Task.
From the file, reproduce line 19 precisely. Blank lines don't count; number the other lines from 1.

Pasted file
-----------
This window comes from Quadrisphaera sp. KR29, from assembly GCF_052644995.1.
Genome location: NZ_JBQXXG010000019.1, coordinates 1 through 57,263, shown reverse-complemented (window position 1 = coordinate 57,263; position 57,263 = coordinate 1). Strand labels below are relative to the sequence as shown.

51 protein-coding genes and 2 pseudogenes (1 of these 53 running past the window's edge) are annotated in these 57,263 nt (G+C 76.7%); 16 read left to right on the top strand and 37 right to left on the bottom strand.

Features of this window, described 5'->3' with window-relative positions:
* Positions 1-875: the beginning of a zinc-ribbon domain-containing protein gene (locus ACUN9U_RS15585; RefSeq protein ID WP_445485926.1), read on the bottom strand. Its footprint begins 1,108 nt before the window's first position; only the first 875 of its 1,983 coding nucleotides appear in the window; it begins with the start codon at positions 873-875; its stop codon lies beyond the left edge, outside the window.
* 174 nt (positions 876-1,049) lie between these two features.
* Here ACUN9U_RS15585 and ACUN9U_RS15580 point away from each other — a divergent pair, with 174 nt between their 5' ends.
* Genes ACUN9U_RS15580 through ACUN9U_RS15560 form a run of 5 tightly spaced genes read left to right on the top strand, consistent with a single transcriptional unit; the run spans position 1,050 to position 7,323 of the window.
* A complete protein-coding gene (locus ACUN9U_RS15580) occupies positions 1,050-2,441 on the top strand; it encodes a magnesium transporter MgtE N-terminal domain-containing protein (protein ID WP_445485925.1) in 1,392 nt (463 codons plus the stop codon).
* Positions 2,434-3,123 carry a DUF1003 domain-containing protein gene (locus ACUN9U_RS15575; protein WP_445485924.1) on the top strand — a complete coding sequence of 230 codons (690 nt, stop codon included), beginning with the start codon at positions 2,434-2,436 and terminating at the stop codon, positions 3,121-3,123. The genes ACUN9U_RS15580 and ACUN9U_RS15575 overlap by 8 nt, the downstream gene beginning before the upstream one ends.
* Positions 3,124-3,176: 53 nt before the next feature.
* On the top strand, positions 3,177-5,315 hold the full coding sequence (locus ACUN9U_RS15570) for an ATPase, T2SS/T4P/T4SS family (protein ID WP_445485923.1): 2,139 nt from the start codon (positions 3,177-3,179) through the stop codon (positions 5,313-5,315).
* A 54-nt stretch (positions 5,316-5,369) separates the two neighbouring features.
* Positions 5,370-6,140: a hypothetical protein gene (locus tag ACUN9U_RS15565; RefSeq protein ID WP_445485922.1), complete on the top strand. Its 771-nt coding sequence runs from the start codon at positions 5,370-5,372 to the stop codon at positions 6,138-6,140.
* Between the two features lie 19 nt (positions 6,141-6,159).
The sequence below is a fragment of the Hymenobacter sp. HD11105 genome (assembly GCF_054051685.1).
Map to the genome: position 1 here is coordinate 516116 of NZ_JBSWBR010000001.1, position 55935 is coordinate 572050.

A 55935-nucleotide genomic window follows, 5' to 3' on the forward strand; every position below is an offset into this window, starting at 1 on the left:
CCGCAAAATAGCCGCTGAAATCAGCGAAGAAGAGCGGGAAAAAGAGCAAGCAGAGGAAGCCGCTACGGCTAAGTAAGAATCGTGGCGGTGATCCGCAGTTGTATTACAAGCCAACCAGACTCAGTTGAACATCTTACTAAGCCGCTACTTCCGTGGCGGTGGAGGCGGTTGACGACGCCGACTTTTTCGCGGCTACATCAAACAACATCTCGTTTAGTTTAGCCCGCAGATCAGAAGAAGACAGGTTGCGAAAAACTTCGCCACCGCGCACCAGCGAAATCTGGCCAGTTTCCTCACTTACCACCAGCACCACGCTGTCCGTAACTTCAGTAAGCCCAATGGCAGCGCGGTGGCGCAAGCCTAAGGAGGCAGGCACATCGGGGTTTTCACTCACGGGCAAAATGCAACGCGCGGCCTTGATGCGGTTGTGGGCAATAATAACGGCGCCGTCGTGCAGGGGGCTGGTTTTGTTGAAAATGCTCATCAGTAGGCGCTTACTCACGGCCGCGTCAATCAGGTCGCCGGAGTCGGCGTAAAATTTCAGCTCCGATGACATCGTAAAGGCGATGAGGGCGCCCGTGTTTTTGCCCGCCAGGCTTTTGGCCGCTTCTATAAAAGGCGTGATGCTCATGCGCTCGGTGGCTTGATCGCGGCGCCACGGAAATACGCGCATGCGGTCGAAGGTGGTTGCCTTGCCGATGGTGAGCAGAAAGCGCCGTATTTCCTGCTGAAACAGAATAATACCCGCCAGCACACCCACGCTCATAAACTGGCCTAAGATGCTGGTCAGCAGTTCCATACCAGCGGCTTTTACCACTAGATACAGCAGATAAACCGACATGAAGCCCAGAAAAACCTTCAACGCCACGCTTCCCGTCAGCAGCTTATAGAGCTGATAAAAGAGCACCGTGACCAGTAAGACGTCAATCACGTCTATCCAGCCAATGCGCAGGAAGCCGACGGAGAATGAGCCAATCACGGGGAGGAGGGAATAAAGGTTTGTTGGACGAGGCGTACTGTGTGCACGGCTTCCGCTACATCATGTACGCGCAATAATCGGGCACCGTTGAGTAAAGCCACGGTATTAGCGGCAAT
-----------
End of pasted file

CCGCAAAATAGCCGCTGAAATCAGCGAAGAAGAGCGGGAAAAAGAGCAAGCAGAGGAAGCCGCTACGGCTAAGTAAGAATCGTGGCGGTGATCCGCAGTTGTATTACAAGCCAACCAGACTCAGTTGAACATCTTACTAAGCCGCTACTTCCGTGGCGGTGGAGGCGGTTGACGACGCCGACTTTTTCGCGGCTACATCAAACAACATCTCGTTTAGTTTAGCCCGCAGATCAGAAGAAGACAGGTTGCGAAAAACTTCGCCACCGCGCACCAGCGAAATCTGGCCAGTTTCCTCACTTACCACCAGCACCACGCTGTCCGTAACTTCAGTAAGCCCAATGGCAGCGCGGTGGCGCAAGCCTAAGGAGGCAGGCACATCGGGGTTTTCACTCACGGGCAAAATGCAACGCGCGGCCTTGATGCGGTTGTGGGCAATAATAACGGCGCCGTCGTGCAGGGGGCTGGTTTTGTTGAAAATGCTCATCAGTAGGCGCTTACTCACGGCCGCGTCAATCAGGTCGCCGGAGTCGGCGTAAAATTTCAGCTCCGATGACATCGTAAAGGCGATGAGGGCGCCCGTGTTTTTGCCCGCCAGGCTTTTGGCCGCTTCTATAAAAGGCGTGATGCTCATGCGCTCGGTGGCTTGATCGCGGCGCCACGGAAATACGCGCATGCGGTCGAAGGTGGTTGCCTTGCCGATGGTGAGCAGAAAGCGCCGTATTTCCTGCTGAAACAGAATAATACCCGCCAGCACACCCACGCTCATAAACTGGCCTAAGATGCTGGTCAGCAGTTCCATACCAGCGGCTTTTACCACTAGATACAGCAGATAAACCGACATGAAGCCCAGAAAAACCTTCAACGCCACGCTTCCCGTCAGCAGCTTATAGAGCTGATAAAAGAGCACCGTGACCAGTAAGACGTCAATCACGTCTATCCAGCCAATGCGCAGGAAGCCGACGGAGAATGAGCCAATCACGGGGAGGAGGGAATAAAGGTTTGTTGGACGAGGCGTACTGTGTGCACGGCTTCCGCTACATCATGTACGCGCAATAATCGGGCACCGTTGAGTAAAGCCACGGTATTAGCGGCAAT